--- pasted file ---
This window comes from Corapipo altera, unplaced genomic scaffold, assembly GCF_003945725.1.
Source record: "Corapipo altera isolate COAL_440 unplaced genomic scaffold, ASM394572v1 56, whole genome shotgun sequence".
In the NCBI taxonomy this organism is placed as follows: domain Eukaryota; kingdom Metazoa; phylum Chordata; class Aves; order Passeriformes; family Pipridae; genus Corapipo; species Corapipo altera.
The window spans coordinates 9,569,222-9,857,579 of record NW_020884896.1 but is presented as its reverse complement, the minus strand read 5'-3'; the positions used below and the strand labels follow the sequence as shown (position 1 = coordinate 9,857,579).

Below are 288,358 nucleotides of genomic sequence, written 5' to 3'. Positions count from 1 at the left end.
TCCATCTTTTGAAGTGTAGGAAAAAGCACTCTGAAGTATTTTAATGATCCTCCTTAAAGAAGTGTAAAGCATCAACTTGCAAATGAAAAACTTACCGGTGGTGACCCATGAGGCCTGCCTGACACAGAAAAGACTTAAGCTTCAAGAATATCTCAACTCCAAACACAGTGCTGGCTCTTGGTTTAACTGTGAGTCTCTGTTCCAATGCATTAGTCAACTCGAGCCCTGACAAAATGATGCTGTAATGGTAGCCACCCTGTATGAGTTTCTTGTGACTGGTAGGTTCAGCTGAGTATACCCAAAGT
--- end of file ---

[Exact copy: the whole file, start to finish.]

This window comes from Corapipo altera, unplaced genomic scaffold, assembly GCF_003945725.1.
Source record: "Corapipo altera isolate COAL_440 unplaced genomic scaffold, ASM394572v1 56, whole genome shotgun sequence".
In the NCBI taxonomy this organism is placed as follows: domain Eukaryota; kingdom Metazoa; phylum Chordata; class Aves; order Passeriformes; family Pipridae; genus Corapipo; species Corapipo altera.
The window spans coordinates 9,569,222-9,857,579 of record NW_020884896.1 but is presented as its reverse complement, the minus strand read 5'-3'; the positions used below and the strand labels follow the sequence as shown (position 1 = coordinate 9,857,579).

Below are 288,358 nucleotides of genomic sequence, written 5' to 3'. Positions count from 1 at the left end.
TCCATCTTTTGAAGTGTAGGAAAAAGCACTCTGAAGTATTTTAATGATCCTCCTTAAAGAAGTGTAAAGCATCAACTTGCAAATGAAAAACTTACCGGTGGTGACCCATGAGGCCTGCCTGACACAGAAAAGACTTAAGCTTCAAGAATATCTCAACTCCAAACACAGTGCTGGCTCTTGGTTTAACTGTGAGTCTCTGTTCCAATGCATTAGTCAACTCGAGCCCTGACAAAATGATGCTGTAATGGTAGCCACCCTGTATGAGTTTCTTGTGACTGGTAGGTTCAGCTGAGTATACCCAAAGT